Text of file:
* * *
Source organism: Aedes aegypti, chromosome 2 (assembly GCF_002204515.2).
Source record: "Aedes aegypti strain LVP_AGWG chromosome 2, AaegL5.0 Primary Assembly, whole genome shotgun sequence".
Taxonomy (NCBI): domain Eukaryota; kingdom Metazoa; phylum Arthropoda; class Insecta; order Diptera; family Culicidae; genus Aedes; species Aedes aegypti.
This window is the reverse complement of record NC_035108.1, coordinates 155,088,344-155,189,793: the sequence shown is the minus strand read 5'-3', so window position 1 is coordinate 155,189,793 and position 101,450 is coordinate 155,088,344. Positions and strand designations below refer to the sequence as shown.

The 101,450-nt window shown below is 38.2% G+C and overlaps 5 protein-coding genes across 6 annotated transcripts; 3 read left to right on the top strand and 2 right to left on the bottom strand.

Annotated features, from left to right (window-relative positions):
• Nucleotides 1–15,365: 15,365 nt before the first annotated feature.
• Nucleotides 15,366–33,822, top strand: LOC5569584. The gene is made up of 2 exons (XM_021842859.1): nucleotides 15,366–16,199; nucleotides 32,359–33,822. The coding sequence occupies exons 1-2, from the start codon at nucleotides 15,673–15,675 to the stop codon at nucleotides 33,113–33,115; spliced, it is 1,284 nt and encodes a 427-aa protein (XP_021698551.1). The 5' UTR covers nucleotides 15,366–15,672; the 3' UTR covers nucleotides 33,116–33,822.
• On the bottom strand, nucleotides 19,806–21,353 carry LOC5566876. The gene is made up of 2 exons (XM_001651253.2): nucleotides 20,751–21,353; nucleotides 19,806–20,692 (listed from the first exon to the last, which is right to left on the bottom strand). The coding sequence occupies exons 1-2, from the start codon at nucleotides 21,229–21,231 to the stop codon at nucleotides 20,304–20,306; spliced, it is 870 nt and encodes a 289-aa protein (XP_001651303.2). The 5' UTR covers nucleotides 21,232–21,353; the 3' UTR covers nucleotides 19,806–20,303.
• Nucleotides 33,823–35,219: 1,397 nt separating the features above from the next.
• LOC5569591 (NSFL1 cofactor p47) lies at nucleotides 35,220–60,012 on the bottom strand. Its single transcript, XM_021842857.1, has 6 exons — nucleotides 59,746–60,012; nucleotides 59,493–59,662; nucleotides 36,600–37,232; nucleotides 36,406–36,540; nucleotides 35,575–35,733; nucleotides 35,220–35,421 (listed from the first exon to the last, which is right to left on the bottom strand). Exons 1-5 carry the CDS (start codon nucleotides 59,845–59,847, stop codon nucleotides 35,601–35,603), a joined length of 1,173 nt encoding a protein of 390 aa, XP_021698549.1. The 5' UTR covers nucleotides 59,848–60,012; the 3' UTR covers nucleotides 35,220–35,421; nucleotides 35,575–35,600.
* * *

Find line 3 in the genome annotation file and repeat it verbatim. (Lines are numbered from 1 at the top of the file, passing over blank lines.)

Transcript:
Taxonomy (NCBI): domain Eukaryota; kingdom Metazoa; phylum Arthropoda; class Insecta; order Diptera; family Culicidae; genus Aedes; species Aedes aegypti.